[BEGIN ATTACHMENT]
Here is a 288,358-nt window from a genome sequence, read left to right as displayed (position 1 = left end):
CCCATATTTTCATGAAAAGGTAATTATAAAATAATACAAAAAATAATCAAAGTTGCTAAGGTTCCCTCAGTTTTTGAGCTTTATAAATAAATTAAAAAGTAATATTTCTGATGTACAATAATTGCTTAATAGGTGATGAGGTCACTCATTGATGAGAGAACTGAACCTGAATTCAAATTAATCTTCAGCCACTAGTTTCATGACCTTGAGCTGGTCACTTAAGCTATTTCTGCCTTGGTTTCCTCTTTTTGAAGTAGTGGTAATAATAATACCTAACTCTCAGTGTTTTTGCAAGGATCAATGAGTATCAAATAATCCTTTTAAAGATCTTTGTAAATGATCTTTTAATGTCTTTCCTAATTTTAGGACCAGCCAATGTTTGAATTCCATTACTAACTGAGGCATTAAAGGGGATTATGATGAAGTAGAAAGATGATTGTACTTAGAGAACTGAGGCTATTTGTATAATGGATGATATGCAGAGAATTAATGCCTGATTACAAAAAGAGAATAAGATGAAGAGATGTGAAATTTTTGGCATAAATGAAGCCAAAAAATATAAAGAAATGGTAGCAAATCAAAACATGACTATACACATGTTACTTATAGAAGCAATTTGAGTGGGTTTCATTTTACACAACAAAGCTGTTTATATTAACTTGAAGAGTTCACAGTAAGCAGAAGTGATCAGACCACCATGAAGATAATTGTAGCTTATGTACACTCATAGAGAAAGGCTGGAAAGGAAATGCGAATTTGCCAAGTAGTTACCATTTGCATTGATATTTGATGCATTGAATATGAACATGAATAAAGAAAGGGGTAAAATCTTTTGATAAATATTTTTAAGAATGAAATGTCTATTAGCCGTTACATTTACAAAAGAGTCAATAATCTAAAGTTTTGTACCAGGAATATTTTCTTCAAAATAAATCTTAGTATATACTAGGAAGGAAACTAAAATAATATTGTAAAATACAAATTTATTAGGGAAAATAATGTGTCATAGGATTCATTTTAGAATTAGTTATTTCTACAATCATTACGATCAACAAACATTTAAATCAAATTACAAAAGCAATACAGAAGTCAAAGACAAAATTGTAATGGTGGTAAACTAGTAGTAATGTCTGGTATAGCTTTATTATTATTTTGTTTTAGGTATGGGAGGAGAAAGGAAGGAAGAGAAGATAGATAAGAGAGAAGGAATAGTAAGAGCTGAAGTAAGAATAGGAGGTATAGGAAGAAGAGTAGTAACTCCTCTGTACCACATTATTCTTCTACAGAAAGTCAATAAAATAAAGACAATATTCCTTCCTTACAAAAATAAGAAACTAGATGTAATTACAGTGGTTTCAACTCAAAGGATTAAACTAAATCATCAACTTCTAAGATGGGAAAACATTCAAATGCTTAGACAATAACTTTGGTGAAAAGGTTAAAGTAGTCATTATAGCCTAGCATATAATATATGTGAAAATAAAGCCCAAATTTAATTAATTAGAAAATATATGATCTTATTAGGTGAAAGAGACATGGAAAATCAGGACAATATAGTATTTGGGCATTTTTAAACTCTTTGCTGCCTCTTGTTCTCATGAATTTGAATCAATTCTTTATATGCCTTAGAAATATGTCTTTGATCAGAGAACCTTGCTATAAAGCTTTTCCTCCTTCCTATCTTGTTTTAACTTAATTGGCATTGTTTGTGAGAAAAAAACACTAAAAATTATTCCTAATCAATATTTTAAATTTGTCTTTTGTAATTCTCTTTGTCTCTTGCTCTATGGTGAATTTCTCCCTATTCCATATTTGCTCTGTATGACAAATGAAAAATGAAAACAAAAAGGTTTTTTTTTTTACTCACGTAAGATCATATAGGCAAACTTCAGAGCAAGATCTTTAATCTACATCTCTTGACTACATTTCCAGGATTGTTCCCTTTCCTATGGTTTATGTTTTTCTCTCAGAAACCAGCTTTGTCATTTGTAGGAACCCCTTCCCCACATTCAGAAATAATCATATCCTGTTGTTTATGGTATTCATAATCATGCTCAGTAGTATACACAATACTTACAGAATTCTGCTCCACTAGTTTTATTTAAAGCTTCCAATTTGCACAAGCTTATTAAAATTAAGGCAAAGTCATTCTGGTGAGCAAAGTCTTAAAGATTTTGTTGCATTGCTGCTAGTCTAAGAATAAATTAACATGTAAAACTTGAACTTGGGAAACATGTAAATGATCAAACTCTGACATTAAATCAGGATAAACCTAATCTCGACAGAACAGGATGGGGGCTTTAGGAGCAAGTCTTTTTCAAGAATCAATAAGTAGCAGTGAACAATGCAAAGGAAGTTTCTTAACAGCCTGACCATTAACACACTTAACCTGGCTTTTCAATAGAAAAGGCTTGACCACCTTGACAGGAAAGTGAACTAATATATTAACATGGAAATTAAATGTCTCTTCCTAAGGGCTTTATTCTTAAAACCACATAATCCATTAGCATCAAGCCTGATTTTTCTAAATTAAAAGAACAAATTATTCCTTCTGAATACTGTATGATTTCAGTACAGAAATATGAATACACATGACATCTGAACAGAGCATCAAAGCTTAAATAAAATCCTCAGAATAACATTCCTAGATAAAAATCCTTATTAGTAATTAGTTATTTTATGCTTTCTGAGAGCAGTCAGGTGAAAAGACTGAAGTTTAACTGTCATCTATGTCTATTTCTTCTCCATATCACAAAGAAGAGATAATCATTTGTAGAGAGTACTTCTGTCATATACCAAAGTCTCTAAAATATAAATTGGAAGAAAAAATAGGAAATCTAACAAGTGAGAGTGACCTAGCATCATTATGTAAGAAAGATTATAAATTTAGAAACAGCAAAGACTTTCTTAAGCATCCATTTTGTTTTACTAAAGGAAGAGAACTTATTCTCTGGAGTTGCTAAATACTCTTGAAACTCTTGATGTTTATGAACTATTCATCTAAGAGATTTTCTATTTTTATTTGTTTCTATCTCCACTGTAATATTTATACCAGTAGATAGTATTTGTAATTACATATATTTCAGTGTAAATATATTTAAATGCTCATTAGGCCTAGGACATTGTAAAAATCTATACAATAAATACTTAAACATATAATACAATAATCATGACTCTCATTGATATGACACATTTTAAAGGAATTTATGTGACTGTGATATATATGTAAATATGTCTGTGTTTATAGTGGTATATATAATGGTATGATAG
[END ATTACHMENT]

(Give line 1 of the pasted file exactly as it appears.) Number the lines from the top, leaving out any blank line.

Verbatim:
Here is a 288,358-nt window from a genome sequence, read left to right as displayed (position 1 = left end):